A plaster phrenological model of a head, showing different parts of the brain, is seen at an exhibition at the Wellcome Collection in London March 27, 2012. We've pickled it, dessicated it, drilled it, mummified it, chopped it and sliced it over centuries, yet as the most complex entity in the known universe, the human brain remains a mysterious fascination. With samples of Albert Einstein's preserved brain on slides, and specimens from other famous and infamous heads such as the English mathematician Charles Babbage and notorious mass murderer William Burke, an exhibition opening in London this week is seeking to tap into that intrigue. The exhibition Brains: The Mind As Matter runs from March 29 to June 17. (Photo : REUTERS/Chris Helgren )
New research shows that the human brain is more unique than we think. In a recent study, scientists found that humans have at least two functional networks within their cerebral cortex that does not exist in rhesus monkeys*. Researchers theorize that these new networks were likely added to the human brain over the course of evolution.
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This discovery was found through a study that analyzed, compared and contrasted the functional brain scans of humans and rhesus monkeys during different activities. As a result, the evidence leads scientists to believe that the ancestors of modern humans "evolutionarily split" from those of rhesus monkeys. About 25 million years ago, different areas of the brain were added, disappeared or changed in function. Now scientists are asking, "Has evolution given humans unique brain structures?" Though this question has been raised before, no conclusive evidence existed to support it ... until now?
One of the leading researchers who published the study, neurophysiologist Wim Vanduffel, explained the results of the study in detail:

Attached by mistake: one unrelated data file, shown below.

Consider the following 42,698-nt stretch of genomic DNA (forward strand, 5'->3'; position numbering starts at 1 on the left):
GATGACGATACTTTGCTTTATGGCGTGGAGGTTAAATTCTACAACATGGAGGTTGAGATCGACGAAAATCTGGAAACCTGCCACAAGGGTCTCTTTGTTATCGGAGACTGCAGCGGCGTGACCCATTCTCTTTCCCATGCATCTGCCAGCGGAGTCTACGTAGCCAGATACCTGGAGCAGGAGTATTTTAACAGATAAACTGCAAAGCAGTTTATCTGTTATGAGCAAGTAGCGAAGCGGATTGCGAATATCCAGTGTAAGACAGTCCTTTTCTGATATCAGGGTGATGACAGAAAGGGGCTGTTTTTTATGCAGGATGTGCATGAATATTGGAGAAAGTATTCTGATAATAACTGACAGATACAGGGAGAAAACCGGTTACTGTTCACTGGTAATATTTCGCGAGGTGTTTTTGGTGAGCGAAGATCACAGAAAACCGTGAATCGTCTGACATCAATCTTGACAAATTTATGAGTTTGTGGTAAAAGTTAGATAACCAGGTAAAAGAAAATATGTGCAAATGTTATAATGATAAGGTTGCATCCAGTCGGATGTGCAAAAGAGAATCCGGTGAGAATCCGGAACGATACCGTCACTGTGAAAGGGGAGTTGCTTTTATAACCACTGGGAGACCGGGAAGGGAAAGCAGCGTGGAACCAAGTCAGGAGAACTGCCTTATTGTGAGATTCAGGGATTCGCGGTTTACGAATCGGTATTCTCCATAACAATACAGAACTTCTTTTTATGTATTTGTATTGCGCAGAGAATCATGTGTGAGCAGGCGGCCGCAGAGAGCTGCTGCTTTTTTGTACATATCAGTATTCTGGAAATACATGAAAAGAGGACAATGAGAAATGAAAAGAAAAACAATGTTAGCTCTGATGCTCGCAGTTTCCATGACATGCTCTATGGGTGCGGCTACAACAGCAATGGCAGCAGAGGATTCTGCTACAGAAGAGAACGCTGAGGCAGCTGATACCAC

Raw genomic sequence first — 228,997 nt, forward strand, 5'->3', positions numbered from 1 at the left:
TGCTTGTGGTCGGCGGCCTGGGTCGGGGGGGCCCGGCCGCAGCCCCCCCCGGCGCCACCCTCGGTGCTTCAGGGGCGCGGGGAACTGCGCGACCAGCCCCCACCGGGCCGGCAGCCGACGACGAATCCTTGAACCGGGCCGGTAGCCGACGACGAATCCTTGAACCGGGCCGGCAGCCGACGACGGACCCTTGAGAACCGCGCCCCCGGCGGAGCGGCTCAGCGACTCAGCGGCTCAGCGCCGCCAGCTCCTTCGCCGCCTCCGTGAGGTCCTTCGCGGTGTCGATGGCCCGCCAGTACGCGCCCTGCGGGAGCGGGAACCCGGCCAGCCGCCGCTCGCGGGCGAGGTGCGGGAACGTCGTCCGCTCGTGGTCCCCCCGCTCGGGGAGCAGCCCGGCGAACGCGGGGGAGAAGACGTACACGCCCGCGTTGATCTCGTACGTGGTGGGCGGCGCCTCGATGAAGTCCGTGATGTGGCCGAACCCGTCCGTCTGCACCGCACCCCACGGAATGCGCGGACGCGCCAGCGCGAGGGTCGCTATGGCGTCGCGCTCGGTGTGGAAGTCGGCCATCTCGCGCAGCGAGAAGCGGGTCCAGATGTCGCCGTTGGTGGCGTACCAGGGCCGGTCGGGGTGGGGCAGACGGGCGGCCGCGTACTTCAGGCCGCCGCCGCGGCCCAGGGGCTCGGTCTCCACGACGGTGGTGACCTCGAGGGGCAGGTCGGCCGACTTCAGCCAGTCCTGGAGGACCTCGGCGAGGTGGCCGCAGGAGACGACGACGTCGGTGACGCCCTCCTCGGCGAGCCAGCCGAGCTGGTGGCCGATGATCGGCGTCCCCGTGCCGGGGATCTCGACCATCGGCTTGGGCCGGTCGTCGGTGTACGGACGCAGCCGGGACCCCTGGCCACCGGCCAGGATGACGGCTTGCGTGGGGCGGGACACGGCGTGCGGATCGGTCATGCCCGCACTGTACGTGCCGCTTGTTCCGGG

"We did functional brain scans in humans and rhesus monkeys at rest and while watching a movie to compare both the place and the function of cortical brain networks. Even at rest, the brain is very active. Different brain areas that are active simultaneously during rest form so-called 'resting state' networks. For the most part, these resting state networks in humans and monkeys are surprisingly similar, but we found two networks unique to humans and one unique network in the monkey."
Professor Vanduffel continued, "When watching a movie, the cortex processes an enormous amount of visual and auditory information. The human-specific resting state networks react to this stimulation in a totally different way than any part of the monkey brain. This means that they also have a different function than any of the resting state networks found in the monkey. In other words, brain structures that are unique in humans are anatomically absent in the monkey and there is no other brain structures in the monkey that have an analogous function. Our unique brain areas are primarily located high at the back and at the front of the cortex and are probably related to specific human cognitive abilities, such as human-specific intelligence."
The study used fMRI (functional Magnetic Resonance Imaging) scans to visualize brain activity which mapped functional activity in the brain by detecting changes in blood flow.
*[CORRECTION - 11:45 a.m. EST] Original sentence erroneously stated that rhesus monkeys were ancestral to humans and apes.